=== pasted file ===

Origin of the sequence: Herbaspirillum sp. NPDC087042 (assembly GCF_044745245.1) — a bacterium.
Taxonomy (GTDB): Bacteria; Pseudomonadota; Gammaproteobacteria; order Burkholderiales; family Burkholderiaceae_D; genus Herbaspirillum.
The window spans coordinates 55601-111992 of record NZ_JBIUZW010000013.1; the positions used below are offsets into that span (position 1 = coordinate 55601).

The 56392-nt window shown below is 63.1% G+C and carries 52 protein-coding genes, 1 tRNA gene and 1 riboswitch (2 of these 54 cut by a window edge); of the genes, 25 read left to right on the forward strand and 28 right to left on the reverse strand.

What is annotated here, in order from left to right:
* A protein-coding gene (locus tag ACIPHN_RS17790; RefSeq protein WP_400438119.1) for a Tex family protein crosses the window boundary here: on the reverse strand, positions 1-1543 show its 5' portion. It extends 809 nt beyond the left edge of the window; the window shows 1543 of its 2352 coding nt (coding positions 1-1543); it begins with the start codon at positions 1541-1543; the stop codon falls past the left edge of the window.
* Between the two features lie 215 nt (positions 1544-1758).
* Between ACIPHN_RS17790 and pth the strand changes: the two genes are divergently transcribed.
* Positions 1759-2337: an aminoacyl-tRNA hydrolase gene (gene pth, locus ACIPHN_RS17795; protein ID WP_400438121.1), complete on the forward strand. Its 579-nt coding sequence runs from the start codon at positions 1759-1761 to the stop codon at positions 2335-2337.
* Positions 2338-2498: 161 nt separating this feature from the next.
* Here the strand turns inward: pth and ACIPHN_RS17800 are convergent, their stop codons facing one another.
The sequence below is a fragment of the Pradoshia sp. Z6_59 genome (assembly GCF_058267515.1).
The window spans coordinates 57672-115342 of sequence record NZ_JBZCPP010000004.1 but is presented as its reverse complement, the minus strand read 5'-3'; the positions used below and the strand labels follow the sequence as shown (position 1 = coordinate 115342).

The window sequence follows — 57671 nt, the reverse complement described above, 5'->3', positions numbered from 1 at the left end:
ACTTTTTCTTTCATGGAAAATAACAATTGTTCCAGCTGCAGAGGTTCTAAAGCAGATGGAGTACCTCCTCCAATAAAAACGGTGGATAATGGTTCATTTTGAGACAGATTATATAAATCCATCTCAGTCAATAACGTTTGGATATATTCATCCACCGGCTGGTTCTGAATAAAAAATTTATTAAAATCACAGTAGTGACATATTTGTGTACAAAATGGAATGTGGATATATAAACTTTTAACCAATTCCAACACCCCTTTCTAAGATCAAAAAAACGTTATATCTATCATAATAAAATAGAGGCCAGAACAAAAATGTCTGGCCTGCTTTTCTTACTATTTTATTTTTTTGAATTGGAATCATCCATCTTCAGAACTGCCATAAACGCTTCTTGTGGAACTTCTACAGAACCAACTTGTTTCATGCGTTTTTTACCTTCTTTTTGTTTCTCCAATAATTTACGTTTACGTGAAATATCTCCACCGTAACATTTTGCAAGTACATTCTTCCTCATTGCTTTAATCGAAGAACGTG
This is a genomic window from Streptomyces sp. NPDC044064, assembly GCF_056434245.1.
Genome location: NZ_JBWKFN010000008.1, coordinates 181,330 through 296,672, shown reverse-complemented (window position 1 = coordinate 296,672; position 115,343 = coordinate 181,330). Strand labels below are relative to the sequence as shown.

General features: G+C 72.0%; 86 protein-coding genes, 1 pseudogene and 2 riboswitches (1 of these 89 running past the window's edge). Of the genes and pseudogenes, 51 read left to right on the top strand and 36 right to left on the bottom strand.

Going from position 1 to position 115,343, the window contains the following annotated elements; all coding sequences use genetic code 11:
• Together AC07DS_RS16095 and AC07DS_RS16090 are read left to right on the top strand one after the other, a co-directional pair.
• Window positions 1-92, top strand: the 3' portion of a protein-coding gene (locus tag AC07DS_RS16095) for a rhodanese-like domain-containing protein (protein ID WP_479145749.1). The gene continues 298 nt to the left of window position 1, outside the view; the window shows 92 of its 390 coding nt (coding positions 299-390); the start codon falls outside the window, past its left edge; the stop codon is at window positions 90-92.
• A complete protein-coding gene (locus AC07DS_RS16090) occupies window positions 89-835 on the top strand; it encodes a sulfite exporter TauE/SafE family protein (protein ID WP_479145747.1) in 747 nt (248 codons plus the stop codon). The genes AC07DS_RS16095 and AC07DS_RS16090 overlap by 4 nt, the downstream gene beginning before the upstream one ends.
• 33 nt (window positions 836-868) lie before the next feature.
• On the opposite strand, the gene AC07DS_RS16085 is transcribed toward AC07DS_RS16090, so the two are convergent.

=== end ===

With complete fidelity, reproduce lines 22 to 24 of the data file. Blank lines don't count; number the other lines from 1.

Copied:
• A complete protein-coding gene (locus AC07DS_RS16090) occupies window positions 89-835 on the top strand; it encodes a sulfite exporter TauE/SafE family protein (protein ID WP_479145747.1) in 747 nt (248 codons plus the stop codon). The genes AC07DS_RS16095 and AC07DS_RS16090 overlap by 4 nt, the downstream gene beginning before the upstream one ends.
• 33 nt (window positions 836-868) lie before the next feature.
• On the opposite strand, the gene AC07DS_RS16085 is transcribed toward AC07DS_RS16090, so the two are convergent.